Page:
We were stuck in serious traffic jam on the five mile bridge coming into New Orleans with no sign of things beginning to move.

In a few minutes two motorcycles came up beside us on the shoulder and stopped. One noticed his tire going flat so got off and was trying to hook alligator clips for a small 12v air pump to his battery.

After a few minutes of it not working, I got out, opened the hood and hooked up my air hose. By that time, a small group of the other drivers around us were getting out of thir cars as nothing was moving. They all came over to see what was "under the hood."

The biker was grinning from ear to ear when he got the hose with 120 PSI. His tire quickly filled and he drove off on the bridge shoulder.

Now, as Gary said, we are the hit of he campground.. especially with kids with bikes.

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Old 09-17-2006, 08:26 AM   #9
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We carry a Husky Y1010 120 volt compressor. We bought it from Home Depot for about $100 on sale. Be sure to shop for a compressor rated at 2 SCFM @ 90 PSI or greater, otherwise it will take forever to fill large tires.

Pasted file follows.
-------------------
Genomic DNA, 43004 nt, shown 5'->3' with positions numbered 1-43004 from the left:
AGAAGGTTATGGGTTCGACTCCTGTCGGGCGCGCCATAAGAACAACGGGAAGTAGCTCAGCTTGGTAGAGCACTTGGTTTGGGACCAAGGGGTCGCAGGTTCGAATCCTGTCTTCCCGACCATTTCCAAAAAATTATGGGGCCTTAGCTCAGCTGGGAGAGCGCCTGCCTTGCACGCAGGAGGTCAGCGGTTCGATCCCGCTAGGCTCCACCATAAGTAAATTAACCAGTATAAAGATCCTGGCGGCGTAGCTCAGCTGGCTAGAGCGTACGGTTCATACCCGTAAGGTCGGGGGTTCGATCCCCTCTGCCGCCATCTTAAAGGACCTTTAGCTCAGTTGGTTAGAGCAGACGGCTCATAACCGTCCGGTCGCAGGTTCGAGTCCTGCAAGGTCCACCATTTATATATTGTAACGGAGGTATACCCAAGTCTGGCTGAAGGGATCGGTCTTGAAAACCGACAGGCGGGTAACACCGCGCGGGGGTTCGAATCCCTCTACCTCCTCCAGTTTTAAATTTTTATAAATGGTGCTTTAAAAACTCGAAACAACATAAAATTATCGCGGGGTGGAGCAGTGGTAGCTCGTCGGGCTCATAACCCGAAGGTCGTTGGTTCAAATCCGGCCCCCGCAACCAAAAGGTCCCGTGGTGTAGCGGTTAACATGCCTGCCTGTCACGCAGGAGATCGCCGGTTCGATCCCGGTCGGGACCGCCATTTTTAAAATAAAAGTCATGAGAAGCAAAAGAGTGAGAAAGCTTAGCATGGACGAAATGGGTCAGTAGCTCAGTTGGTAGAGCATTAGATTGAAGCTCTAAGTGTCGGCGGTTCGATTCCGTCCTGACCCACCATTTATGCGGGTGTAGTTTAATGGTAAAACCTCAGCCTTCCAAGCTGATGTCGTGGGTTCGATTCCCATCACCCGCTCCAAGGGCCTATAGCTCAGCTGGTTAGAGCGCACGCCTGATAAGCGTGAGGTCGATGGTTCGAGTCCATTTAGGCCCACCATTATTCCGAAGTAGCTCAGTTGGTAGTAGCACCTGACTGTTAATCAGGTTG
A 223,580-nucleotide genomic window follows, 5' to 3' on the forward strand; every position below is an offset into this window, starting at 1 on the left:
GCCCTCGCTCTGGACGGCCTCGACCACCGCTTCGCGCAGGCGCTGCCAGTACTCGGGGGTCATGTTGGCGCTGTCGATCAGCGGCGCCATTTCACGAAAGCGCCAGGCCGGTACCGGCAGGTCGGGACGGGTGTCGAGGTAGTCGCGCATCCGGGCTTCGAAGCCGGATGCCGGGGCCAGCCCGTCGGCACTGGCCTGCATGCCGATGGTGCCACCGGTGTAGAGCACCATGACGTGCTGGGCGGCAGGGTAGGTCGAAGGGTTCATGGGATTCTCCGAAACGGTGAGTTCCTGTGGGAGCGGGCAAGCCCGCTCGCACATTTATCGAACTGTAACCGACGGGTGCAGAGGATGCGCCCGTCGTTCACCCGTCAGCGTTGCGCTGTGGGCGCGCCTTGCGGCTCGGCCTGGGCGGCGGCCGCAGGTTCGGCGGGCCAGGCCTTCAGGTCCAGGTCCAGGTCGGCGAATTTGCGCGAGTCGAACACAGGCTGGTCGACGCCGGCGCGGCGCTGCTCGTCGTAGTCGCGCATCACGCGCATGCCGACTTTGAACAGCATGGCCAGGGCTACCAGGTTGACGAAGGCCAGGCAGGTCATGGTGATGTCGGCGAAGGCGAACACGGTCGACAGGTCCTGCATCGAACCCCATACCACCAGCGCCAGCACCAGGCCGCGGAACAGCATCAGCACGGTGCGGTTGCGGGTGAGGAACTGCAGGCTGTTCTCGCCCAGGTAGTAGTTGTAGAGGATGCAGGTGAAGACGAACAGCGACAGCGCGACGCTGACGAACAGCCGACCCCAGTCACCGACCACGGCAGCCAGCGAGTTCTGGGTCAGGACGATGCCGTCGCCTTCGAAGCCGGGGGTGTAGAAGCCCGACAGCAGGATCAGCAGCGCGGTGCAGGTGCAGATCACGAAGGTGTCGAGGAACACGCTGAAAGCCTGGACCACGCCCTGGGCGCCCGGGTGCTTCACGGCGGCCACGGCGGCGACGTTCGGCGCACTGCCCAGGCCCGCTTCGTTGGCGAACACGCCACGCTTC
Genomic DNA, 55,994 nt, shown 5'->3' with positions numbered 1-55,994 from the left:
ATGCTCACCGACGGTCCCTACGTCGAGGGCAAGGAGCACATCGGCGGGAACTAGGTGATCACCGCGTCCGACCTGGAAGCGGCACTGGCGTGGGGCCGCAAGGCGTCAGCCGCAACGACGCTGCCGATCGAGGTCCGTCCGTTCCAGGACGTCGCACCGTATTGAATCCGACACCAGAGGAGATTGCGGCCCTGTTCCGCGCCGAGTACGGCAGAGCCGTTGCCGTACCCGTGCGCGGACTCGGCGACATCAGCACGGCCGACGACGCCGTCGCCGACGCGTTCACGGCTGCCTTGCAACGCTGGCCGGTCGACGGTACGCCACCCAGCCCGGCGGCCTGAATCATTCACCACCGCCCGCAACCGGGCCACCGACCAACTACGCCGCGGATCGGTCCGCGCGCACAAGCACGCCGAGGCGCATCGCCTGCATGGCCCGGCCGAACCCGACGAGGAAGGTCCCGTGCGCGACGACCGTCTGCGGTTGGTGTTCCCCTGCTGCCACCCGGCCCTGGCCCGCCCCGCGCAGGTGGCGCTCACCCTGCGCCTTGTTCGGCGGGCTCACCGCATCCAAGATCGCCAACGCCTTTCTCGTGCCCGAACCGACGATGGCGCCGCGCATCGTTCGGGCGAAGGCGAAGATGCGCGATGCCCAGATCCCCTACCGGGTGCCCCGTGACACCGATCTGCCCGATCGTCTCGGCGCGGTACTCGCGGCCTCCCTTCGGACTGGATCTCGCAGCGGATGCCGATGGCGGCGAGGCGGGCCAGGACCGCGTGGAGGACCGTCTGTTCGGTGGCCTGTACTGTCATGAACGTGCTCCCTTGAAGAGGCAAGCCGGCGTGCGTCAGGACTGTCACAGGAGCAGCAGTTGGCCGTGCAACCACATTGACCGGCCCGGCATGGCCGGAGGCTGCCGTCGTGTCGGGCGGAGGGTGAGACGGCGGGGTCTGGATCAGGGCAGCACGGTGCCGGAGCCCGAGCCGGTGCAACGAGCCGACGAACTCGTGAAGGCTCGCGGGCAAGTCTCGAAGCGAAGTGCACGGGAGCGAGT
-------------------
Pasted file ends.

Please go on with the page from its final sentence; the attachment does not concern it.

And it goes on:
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Old 09-24-2006, 05:37 PM   #10
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I have a Campbell Hausfeld pancake compressor w/ a 2hp motor and 4 gallon tank that is 110V and goes up to 120 psi, but it doesn't have a large enough tank. The volume of air in the tire is large enough that the pressure in the tire and compressor equalize and then the compressor labors to increase the pressure eventhough is has a 2hp motor. So, make sure whatever you buy has a tank large enough to "compete" with the volume of the tire. I now use the air system on my coach with a 50' coiled hose. I always disconnect the air hose from the coupler on the coach with the quick disconnect. If the hose or a connection springs a leak then the air system is compromised. If you're looking for good fill chucks and air gauges, check out Myers Tire Supply. They have locations in most large cities. They also carry the Alligator valve caps where you can fill and check the pressure through the cap without removing it.